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Personalized blood flow restriction (BFR) training is a training strategy (or an exercise modality) that involves exercising at low intensities (i.e. 20-35% 1-RM) while occluding venous blood flow out of a limb and restricting arterial blood flow into a limb by using a system that is calibrated based off of personalized limb occlusion pressure. This type of training is accomplished by wrapping off the proximal portion of a limb. In the upper extremity, this is done at the level of the deltoid tuberosity, while in the lower extremity this is performed at the level of the greater trochanter of the femur. As healthcare providers, we recommend using an FDA listed system to perform personalized blood flow restriction training as opposed to other methods such as knee wraps and/or voodoo bands. In this article, we will provide an in-depth review of BFR!

Training equipment is being utilized more than ever by athletes looking to get an edge on improving their performance. Weight lifting shoes, Chuck Taylors, elastic bands, and chains have found their way into the free weight section with the squat & deadlift, but why? Do these items really help according to claims such as improved ankle mobility, squat depth, lifting heavier, and breaking PRs? This article will look at some of the evidence regarding the best training equipment for the squat & deadlift and will shed some light on squat variations using movement analysis technology.

Rock climbing is a sport that has been gaining popularity over the last few years. The diverse range of movement, mobility, and strength the sport requires makes it appealing to everyone from the weekend warrior to the most serious and dedicated athlete. This fast-growing allure has helped catapult climbing into the 2020 Olympic Games in Tokyo. The three disciplines that will be included in the upcoming Olympics are sport, bouldering, and speed. Each discipline has its own unique demands varying in power, agility, strength, and endurance naturally inducing risk for both traumatic and overuse injury. In this article, I will highlight the most common injuries seen in rock climbing and demonstrate rock climbing injury prevention exercises based on research and biomechanics to prevent these injuries.

Anterior Cruciate Ligament Reconstruction (ACLr) is one of the most common surgeries performed due to a sports injury. ACLr rehab and ACL prevention training is one of the hottest topics in the sports medicine world. The reality is while 80% of ACL reconstruction (ACLr) patients return to some form of sport, only 65% return to the same sporting level and 55% return to sport at a competitive level within 1-2 years post ACLR (1). In this article, we will cover ACL return to sport testing as well as some of the alarming statistics regarding this topic.

Mike had the unique opportunity to spend 4 months treating in China. Sadly, the people there have an extremely low level of education and understanding of their health. Every day in the clinic, we battled not just construed cultural enigmas, "my back hurts because of the cold wind", but also improper education & advice, "my doctor told me if I do anything more vigorous than walking my nerve will impinge and I will be paralyzed". One of the biggest reasons why we embarked on the [P]Rehab mission in the first place was to inject some truth and science into the fitness and health industries. Proper education on your movement system, why you experience pain, and self-management strategies can go a really long way in making this world a much better and happier place. Education is power. Let us educate you on MRIs for low back pain and why you should always take medical imaging with a grain of salt!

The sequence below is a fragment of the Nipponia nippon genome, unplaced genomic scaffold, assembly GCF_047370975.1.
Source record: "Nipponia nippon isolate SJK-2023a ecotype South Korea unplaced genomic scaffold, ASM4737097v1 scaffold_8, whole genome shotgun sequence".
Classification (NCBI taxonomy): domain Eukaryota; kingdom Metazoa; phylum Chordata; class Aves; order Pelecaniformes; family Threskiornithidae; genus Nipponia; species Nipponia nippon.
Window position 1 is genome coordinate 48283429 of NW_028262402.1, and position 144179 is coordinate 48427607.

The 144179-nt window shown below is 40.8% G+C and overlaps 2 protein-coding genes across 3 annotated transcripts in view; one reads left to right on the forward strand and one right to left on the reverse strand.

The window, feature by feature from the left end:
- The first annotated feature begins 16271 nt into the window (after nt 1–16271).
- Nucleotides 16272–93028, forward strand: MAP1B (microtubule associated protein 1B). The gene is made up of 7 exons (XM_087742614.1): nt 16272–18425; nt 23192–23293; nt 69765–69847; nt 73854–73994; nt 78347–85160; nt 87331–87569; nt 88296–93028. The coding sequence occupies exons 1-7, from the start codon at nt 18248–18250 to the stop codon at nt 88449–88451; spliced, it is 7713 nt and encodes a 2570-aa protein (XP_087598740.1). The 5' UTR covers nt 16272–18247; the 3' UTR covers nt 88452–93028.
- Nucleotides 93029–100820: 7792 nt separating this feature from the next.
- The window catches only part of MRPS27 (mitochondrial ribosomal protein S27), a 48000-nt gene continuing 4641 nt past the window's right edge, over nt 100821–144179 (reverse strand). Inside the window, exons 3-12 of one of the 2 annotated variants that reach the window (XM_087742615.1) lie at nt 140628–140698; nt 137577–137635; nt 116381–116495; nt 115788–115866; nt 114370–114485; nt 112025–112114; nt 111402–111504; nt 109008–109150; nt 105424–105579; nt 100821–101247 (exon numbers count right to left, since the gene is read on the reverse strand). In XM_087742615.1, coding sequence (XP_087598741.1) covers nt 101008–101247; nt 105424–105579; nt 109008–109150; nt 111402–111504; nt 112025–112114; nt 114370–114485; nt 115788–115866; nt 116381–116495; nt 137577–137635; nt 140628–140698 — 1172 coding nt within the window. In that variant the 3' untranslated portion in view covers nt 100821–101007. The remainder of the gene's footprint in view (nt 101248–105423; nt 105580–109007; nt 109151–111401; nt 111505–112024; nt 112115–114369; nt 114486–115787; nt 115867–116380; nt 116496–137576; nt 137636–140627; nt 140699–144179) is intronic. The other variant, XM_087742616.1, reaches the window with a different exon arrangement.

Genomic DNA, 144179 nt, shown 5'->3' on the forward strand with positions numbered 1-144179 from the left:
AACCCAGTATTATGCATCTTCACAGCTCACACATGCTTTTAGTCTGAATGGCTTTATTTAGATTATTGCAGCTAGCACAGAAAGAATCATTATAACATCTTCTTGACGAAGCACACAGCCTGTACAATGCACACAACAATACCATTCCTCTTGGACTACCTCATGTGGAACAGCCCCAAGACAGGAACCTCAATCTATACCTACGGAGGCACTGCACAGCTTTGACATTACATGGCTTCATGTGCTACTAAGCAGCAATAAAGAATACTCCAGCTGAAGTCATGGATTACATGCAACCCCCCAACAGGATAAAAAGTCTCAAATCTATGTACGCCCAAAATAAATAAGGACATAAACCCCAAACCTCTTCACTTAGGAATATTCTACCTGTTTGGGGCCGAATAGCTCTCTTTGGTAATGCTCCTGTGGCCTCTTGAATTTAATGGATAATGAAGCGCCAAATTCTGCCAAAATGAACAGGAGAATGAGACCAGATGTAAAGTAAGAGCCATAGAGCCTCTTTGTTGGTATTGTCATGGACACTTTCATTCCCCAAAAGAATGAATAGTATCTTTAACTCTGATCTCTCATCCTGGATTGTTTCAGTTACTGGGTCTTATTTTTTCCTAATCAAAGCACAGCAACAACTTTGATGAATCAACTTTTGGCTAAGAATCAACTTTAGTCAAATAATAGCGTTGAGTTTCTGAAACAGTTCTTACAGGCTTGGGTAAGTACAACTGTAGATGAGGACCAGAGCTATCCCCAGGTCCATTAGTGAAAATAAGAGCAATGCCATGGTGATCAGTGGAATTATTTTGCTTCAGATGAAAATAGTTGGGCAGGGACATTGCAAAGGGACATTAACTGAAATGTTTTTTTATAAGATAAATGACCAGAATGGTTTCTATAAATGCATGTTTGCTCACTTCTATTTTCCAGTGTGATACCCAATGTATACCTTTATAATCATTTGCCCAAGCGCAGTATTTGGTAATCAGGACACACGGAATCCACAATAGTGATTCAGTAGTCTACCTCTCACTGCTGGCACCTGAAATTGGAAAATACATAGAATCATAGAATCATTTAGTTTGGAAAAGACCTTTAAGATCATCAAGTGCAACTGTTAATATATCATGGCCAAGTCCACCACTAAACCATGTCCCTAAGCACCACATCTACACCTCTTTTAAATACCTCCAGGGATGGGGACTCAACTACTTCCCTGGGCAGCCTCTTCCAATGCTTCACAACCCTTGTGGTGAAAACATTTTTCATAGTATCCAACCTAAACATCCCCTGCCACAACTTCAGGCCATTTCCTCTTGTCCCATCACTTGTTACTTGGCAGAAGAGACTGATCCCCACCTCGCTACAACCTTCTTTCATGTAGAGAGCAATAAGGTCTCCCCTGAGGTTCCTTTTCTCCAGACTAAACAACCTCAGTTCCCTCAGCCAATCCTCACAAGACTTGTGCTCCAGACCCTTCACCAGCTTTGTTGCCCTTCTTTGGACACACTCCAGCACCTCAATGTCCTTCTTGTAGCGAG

Functional Range Conditioning (FRC) became very popular in the fitness, rehab, and sports medicine world a couple of years ago and it is here to stay as it has many applicable uses. FRC focuses on improving mobility. Mobility, in an FRC sense, is defined as strength and control in order to expand upon usable ranges of motion, articular resilience (i.e. load-bearing capacity), and overall joint health. Adding FRC principles into your training and prehab routine can be a huge game-changer! This article will provide you an intro to FRC principles provided with exercise examples that we have included in a variety of our prehab programs.

This article will use a global approach, via Developmental Kinesiology, to train muscles through purposeful movements. Some of you may know this as โ€œDynamic Neuromuscular Stabilization,โ€ (DNS). DNS is originated by Pavel Kolar, who was known as one of the best students of the legend Vlademir Janda. The basis of DNS is on developmental kinesiology; that in early childhood your movement pattern is automatic, predictable, and genetically formed as the nervous system matures.

21st-century golf training is no longer just hitting the range or putting green. It has evolved into functional movement training with mobility, control, strength, and speed at its centerpiece. Not only are professional golfers acknowledging the benefits of this type of training, but so is the average golfer who is now reconsidering what they're doing during their workouts. In this article, you will learn the best exercises for golf!

This โ€œClean Seriesโ€ will delve into the clean through the eyes of a lifter en route to becoming a scholar. We will be discussing a broad spectrum of clean faults and misnomers, along with tried-and-true cues and corrective exercises that can be used for yourself, or your athletes. The clean is an excellent tool for any trainer or rehab specialist alike to build explosiveness, dynamic power, jumping and landing mechanics, and fast-twitch muscle activation in athletes. If you are looking to add some tools to the tool belt this article dedicated to the clean exercise is for you!